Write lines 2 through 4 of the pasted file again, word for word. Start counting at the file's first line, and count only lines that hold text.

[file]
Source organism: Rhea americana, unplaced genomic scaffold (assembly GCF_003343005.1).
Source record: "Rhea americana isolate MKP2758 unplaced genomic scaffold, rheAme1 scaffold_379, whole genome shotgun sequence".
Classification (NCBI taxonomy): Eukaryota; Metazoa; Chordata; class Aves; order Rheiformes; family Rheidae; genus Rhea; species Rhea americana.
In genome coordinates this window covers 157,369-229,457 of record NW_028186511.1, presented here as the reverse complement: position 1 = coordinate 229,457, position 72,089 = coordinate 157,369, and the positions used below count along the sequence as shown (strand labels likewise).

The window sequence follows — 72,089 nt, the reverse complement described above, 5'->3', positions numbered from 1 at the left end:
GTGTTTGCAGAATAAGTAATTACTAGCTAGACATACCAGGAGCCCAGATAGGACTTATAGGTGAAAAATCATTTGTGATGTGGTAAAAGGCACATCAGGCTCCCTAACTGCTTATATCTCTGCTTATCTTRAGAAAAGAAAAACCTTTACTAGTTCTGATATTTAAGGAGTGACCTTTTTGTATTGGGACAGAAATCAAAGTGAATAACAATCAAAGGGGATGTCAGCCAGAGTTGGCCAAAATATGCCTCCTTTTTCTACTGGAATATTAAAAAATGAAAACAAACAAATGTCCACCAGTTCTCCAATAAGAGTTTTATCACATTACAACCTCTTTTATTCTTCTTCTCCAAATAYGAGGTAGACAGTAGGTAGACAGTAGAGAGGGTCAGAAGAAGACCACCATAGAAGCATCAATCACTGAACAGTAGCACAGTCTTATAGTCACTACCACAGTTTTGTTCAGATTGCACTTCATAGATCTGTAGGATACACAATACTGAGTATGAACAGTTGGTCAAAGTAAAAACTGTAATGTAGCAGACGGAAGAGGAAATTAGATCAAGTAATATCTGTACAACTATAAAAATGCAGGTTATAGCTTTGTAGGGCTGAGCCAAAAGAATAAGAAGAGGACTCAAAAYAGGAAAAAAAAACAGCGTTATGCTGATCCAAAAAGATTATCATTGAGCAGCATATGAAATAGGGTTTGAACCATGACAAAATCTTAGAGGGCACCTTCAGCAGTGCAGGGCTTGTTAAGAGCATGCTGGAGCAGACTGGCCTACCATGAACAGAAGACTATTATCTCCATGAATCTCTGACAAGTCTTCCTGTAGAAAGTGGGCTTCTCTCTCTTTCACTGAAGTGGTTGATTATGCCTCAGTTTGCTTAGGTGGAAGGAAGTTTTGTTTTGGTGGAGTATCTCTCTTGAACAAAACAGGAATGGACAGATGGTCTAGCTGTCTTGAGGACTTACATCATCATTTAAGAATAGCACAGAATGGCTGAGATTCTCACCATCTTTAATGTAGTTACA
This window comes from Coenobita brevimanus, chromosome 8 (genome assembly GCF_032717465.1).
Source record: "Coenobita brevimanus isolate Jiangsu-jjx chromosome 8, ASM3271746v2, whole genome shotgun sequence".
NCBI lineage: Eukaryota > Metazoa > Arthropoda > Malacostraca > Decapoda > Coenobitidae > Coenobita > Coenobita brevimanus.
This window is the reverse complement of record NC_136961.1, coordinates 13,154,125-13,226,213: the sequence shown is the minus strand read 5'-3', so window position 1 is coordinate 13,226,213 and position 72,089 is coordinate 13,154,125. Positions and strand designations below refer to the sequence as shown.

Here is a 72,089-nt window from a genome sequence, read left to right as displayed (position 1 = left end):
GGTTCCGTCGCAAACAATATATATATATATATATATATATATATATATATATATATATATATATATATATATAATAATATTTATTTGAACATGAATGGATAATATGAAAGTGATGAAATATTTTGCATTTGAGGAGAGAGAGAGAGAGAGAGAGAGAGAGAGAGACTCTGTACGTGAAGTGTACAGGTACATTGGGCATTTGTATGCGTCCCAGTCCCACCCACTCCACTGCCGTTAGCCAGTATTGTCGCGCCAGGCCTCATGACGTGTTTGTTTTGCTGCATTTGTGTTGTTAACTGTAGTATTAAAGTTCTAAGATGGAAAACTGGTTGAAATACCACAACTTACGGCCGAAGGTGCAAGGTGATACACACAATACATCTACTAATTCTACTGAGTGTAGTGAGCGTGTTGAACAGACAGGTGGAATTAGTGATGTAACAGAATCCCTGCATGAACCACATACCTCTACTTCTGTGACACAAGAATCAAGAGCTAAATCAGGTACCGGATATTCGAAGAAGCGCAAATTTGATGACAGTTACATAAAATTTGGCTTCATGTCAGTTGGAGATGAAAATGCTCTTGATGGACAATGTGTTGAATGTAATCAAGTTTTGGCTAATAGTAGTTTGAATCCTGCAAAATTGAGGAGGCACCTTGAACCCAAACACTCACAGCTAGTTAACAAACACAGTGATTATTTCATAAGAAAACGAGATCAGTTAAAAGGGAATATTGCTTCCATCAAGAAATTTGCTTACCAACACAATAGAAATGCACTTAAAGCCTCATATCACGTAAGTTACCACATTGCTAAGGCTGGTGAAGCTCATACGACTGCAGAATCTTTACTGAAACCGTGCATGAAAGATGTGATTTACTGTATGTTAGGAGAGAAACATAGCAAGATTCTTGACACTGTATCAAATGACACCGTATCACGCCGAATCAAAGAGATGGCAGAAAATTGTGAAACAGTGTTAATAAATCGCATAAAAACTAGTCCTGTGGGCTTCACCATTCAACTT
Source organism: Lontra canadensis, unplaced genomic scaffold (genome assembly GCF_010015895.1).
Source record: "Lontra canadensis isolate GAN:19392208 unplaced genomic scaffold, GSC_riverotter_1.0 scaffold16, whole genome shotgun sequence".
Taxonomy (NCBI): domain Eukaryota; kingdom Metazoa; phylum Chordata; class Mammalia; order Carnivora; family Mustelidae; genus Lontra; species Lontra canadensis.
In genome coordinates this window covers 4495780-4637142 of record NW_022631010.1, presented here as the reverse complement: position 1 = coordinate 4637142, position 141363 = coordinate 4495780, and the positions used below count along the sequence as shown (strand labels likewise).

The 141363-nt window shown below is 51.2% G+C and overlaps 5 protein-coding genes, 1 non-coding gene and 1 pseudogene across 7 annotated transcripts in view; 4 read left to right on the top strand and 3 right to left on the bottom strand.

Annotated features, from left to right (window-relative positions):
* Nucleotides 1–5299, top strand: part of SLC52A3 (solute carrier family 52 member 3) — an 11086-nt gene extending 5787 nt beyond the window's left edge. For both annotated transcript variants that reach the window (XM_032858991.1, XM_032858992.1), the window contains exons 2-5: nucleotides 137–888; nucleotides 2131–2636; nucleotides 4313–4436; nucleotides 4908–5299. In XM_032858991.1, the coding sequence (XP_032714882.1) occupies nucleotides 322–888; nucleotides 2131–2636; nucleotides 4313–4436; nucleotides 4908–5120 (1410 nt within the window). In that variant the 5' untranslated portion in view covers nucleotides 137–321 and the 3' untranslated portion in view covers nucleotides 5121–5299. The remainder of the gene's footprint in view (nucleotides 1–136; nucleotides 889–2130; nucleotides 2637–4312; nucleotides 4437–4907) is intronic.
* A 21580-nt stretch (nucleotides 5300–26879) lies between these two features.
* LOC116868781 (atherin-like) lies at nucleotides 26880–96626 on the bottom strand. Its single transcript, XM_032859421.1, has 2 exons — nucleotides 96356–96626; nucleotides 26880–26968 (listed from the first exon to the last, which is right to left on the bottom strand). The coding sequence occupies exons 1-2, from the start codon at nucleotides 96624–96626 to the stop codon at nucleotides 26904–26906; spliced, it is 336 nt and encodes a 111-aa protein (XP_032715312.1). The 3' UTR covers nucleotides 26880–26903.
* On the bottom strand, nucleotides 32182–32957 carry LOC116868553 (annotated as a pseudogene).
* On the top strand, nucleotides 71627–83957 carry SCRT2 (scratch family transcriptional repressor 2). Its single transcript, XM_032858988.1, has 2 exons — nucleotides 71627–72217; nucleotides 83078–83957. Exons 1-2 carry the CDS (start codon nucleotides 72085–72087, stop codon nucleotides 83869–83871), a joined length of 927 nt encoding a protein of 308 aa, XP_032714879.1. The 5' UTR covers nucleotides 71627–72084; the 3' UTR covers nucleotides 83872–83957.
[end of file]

Source record: "Rhea americana isolate MKP2758 unplaced genomic scaffold, rheAme1 scaffold_379, whole genome shotgun sequence".
Classification (NCBI taxonomy): Eukaryota; Metazoa; Chordata; class Aves; order Rheiformes; family Rheidae; genus Rhea; species Rhea americana.
In genome coordinates this window covers 157,369-229,457 of record NW_028186511.1, presented here as the reverse complement: position 1 = coordinate 229,457, position 72,089 = coordinate 157,369, and the positions used below count along the sequence as shown (strand labels likewise).